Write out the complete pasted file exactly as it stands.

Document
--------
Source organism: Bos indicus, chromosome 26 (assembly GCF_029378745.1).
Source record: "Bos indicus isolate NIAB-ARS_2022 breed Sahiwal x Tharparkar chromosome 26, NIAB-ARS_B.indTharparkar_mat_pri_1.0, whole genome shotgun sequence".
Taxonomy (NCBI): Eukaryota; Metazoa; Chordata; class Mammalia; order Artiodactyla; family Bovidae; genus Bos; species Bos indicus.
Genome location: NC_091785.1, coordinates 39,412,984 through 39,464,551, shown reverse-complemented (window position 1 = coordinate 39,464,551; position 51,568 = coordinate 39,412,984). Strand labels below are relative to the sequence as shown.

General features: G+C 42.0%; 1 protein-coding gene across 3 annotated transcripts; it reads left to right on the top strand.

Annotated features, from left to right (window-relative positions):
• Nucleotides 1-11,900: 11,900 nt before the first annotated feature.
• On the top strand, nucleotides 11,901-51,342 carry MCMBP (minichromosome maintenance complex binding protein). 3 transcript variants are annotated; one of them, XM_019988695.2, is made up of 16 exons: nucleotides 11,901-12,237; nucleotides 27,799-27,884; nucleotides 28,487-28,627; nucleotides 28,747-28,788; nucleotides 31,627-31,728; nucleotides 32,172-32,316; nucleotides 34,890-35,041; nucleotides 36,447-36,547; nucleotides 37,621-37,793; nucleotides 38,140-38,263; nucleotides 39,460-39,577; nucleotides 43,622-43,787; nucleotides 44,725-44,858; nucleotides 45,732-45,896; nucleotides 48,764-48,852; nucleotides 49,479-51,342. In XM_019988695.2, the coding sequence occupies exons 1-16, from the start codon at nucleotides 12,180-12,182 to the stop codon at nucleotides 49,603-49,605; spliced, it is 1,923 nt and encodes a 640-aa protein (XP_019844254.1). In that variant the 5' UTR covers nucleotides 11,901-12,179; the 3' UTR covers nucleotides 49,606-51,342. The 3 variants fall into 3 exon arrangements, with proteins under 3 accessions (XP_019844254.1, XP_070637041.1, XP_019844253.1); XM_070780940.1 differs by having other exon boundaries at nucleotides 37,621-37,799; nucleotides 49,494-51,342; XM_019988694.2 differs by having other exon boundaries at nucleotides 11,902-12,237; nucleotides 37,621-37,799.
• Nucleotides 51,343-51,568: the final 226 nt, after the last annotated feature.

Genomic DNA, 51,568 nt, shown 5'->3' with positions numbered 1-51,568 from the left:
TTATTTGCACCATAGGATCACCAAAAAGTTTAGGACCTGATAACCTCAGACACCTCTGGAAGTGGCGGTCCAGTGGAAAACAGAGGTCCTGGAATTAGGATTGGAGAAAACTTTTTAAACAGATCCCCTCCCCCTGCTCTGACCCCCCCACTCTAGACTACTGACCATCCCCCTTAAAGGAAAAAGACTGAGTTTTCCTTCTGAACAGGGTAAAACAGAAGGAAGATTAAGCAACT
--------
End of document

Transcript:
Source organism: Bos indicus, chromosome 26 (assembly GCF_029378745.1).
Source record: "Bos indicus isolate NIAB-ARS_2022 breed Sahiwal x Tharparkar chromosome 26, NIAB-ARS_B.indTharparkar_mat_pri_1.0, whole genome shotgun sequence".
Taxonomy (NCBI): Eukaryota; Metazoa; Chordata; class Mammalia; order Artiodactyla; family Bovidae; genus Bos; species Bos indicus.
Genome location: NC_091785.1, coordinates 39,412,984 through 39,464,551, shown reverse-complemented (window position 1 = coordinate 39,464,551; position 51,568 = coordinate 39,412,984). Strand labels below are relative to the sequence as shown.

General features: G+C 42.0%; 1 protein-coding gene across 3 annotated transcripts; it reads left to right on the top strand.

Annotated features, from left to right (window-relative positions):
• Nucleotides 1-11,900: 11,900 nt before the first annotated feature.
• On the top strand, nucleotides 11,901-51,342 carry MCMBP (minichromosome maintenance complex binding protein). 3 transcript variants are annotated; one of them, XM_019988695.2, is made up of 16 exons: nucleotides 11,901-12,237; nucleotides 27,799-27,884; nucleotides 28,487-28,627; nucleotides 28,747-28,788; nucleotides 31,627-31,728; nucleotides 32,172-32,316; nucleotides 34,890-35,041; nucleotides 36,447-36,547; nucleotides 37,621-37,793; nucleotides 38,140-38,263; nucleotides 39,460-39,577; nucleotides 43,622-43,787; nucleotides 44,725-44,858; nucleotides 45,732-45,896; nucleotides 48,764-48,852; nucleotides 49,479-51,342. In XM_019988695.2, the coding sequence occupies exons 1-16, from the start codon at nucleotides 12,180-12,182 to the stop codon at nucleotides 49,603-49,605; spliced, it is 1,923 nt and encodes a 640-aa protein (XP_019844254.1). In that variant the 5' UTR covers nucleotides 11,901-12,179; the 3' UTR covers nucleotides 49,606-51,342. The 3 variants fall into 3 exon arrangements, with proteins under 3 accessions (XP_019844254.1, XP_070637041.1, XP_019844253.1); XM_070780940.1 differs by having other exon boundaries at nucleotides 37,621-37,799; nucleotides 49,494-51,342; XM_019988694.2 differs by having other exon boundaries at nucleotides 11,902-12,237; nucleotides 37,621-37,799.
• Nucleotides 51,343-51,568: the final 226 nt, after the last annotated feature.

Genomic DNA, 51,568 nt, shown 5'->3' with positions numbered 1-51,568 from the left:
TTATTTGCACCATAGGATCACCAAAAAGTTTAGGACCTGATAACCTCAGACACCTCTGGAAGTGGCGGTCCAGTGGAAAACAGAGGTCCTGGAATTAGGATTGGAGAAAACTTTTTAAACAGATCCCCTCCCCCTGCTCTGACCCCCCCACTCTAGACTACTGACCATCCCCCTTAAAGGAAAAAGACTGAGTTTTCCTTCTGAACAGGGTAAAACAGAAGGAAGATTAAGCAACT